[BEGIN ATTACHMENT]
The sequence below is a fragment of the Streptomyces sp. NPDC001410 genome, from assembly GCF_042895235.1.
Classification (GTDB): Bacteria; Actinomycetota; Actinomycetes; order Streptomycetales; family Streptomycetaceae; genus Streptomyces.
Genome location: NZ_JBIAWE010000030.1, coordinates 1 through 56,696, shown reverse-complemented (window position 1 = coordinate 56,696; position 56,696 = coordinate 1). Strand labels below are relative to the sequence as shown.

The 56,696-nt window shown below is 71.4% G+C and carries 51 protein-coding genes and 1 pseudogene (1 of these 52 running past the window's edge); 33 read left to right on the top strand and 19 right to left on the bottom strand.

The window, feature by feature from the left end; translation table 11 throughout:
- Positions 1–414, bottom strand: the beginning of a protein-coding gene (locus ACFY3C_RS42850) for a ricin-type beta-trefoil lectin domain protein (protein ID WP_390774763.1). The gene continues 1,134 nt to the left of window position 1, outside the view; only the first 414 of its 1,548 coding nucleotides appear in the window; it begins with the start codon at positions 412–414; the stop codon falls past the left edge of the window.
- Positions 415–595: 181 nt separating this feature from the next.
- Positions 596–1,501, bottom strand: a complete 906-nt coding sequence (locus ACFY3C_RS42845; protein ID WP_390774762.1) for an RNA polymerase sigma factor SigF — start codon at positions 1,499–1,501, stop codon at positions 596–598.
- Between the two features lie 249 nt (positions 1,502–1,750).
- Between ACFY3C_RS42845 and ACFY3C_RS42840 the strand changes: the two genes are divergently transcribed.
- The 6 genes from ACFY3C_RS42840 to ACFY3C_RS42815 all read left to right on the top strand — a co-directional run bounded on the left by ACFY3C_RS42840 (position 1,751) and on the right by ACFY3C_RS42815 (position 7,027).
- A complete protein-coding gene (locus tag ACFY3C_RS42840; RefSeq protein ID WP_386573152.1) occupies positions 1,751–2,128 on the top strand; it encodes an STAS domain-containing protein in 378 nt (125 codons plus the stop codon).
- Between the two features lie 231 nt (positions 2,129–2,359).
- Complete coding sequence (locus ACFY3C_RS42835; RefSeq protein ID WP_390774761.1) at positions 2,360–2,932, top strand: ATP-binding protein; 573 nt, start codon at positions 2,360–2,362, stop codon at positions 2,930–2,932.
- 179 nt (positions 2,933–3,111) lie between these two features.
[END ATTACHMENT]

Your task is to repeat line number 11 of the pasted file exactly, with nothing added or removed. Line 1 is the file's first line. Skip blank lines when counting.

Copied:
- The 6 genes from ACFY3C_RS42840 to ACFY3C_RS42815 all read left to right on the top strand — a co-directional run bounded on the left by ACFY3C_RS42840 (position 1,751) and on the right by ACFY3C_RS42815 (position 7,027).